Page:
Vascular dementia affects cognition by damaging axons and myelin. Melatonin is pharmacologically associated with various neurological disorders. In this study, effects of melatonin on cognitive impairment and related mechanisms were investigated in an animal model of ischemic vascular dementia (IVD). Melatonin was intraperitoneally administered to adult gerbils after transient global cerebral ischemia (tGCI) for 25 days beginning 5 days after tGCI. Cognitive impairment was examined using a passive avoidance test and the Barnes maze test. To investigate mechanisms of restorative effects by melatonin, neuronal damage/death, myelin basic protein (MBP, a marker for myelin), Rip (a marker for oligodendrocyte), extracellular signal-regulated protein kinase1/2 (ERK1/2) and phospho-ERK1/2 (p-ERK1/2), and vesicular glutamate transporter (VGLUT)-1 (a glutamatergic synaptic marker) in the hippocampal Cornu Ammonis 1 area (CA1) were evaluated using immunohistochemistry. Melatonin treatment significantly improved tGCI-induced cognitive impairment. Death of CA1 pyramidal neurons after tGCI was not affected by melatonin treatment. However, melatonin treatment significantly increased MBP immunoreactivity and numbers of Rip-immunoreactive oligodendrocytes in the ischemic CA1. In addition, melatonin treatment significantly increased ERK1/2 and p-ERK1/2 immunoreactivities in oligodendrocytes in the ischemic CA1. Furthermore, melatonin treatment significantly increased VGLUT-1 immunoreactive structures in the ischemic CA1. These results indicate that long-term melatonin treatment after tGCI improves cognitive deficit via restoration of myelin, increase of oligodendrocytes which is closely related to the activation of ERK1/2 signaling, and increase of glutamatergic synapses in the ischemic brain area.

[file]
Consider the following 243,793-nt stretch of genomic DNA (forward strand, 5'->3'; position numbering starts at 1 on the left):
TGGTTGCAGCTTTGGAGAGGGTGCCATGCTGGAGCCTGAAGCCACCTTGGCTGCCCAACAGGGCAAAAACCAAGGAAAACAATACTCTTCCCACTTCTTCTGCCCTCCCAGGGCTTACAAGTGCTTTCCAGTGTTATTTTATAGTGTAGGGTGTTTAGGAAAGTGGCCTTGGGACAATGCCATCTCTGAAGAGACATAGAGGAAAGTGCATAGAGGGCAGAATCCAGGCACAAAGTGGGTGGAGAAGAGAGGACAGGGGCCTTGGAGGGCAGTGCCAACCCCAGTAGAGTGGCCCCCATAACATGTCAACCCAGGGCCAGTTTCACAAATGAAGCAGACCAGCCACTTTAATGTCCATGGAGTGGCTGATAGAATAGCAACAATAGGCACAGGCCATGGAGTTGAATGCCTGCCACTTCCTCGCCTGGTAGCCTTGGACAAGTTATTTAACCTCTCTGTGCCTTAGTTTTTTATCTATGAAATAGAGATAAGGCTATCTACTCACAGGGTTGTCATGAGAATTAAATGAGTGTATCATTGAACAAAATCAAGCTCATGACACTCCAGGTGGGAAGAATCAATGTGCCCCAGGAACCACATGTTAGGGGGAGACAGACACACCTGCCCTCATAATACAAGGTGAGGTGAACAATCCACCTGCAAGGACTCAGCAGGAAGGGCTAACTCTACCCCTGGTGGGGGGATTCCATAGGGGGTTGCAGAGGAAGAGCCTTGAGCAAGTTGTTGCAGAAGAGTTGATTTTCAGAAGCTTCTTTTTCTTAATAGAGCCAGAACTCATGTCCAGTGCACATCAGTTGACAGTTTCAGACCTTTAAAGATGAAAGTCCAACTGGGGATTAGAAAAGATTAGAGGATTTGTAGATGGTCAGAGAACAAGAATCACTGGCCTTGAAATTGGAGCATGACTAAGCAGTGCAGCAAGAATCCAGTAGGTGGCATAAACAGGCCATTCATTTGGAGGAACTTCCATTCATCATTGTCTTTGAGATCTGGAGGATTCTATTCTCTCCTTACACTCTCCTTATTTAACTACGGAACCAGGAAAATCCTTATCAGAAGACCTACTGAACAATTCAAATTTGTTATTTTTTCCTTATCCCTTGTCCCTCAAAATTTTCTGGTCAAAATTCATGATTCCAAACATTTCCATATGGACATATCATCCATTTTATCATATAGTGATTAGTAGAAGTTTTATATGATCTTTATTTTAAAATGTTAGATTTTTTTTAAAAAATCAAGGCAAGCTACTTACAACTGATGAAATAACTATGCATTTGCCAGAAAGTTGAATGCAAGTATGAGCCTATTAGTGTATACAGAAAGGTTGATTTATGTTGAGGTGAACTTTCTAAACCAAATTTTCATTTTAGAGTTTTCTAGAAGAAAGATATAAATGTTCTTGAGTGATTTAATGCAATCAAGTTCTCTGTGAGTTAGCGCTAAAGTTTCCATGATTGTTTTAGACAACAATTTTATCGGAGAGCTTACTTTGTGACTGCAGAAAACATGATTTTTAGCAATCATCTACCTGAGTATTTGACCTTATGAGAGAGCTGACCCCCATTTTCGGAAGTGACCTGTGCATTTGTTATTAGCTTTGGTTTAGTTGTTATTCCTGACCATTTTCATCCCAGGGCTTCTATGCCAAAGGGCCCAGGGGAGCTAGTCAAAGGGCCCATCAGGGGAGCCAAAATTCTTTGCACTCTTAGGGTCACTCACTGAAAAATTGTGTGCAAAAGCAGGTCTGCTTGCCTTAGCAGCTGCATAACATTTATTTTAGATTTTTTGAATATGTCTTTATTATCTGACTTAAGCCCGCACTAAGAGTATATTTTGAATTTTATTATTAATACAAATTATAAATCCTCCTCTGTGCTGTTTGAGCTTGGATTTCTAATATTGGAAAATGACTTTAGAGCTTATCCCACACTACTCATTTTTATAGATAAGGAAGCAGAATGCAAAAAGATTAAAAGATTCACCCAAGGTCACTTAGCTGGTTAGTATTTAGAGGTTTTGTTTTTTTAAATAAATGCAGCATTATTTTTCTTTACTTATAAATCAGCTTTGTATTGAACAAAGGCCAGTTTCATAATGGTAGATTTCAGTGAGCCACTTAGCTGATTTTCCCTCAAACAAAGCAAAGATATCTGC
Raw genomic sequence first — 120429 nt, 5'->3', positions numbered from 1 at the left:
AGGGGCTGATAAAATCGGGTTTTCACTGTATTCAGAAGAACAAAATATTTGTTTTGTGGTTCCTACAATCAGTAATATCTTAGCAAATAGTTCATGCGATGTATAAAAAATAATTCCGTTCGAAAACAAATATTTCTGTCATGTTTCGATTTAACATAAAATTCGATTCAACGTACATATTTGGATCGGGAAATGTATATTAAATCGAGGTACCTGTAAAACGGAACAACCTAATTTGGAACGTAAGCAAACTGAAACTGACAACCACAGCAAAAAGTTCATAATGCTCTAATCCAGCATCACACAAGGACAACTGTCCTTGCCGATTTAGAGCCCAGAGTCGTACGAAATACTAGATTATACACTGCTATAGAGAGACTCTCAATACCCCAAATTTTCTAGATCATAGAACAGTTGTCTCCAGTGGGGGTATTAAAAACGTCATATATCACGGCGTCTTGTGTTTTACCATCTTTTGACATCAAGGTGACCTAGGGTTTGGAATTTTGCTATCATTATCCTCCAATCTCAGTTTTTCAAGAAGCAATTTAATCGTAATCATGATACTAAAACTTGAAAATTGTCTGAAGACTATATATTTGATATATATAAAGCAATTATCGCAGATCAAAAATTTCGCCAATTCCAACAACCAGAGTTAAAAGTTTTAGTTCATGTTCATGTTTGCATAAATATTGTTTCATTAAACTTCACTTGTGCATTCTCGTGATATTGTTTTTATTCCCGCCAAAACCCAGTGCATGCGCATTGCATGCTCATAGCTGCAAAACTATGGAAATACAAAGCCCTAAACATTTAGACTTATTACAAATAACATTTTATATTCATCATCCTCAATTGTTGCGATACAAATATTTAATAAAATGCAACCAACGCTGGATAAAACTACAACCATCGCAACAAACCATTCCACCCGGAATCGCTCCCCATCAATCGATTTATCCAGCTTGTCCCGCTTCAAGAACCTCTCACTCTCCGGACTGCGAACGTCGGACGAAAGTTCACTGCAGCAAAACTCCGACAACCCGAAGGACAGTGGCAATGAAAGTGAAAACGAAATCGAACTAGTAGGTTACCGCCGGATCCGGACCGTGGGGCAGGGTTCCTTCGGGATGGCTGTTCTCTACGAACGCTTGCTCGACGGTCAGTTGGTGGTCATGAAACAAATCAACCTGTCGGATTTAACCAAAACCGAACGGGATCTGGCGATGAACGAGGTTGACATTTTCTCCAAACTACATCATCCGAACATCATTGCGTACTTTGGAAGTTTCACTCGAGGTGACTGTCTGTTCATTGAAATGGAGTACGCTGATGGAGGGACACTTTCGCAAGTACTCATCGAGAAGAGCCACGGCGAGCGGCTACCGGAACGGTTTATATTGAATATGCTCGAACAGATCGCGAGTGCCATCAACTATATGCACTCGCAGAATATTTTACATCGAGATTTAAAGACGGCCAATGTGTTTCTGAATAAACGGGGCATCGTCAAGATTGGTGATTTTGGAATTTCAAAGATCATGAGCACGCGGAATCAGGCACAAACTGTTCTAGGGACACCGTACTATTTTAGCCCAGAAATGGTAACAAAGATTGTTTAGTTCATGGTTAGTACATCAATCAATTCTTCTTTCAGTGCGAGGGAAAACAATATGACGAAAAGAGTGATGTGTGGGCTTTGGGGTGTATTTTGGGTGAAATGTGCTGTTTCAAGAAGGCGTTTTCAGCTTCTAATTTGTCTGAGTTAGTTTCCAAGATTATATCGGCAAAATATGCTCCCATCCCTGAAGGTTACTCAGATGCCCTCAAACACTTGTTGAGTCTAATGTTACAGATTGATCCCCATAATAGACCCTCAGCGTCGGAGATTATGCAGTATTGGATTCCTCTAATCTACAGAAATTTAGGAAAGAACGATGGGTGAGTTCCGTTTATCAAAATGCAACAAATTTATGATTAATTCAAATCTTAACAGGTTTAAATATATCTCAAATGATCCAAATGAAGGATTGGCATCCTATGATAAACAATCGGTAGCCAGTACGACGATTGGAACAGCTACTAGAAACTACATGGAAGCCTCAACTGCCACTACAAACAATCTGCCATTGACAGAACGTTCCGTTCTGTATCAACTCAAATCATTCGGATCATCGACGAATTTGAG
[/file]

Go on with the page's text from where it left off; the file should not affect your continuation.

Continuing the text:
Chen, B. H., Park, J. H., Lee, Y. L., Kang, I. J., Kim, D. W., Hwang, I. K., … Ahn, J. H. (2018). Melatonin improves vascular cognitive impairment induced by ischemic stroke by remyelination via activation of ERK1/2 signaling and restoration of glutamatergic synapses in the gerbil hippocampus. Biomedicine and Pharmacotherapy, 108, 687–697. https://doi.org/10.1016/j.biopha.2018.09.077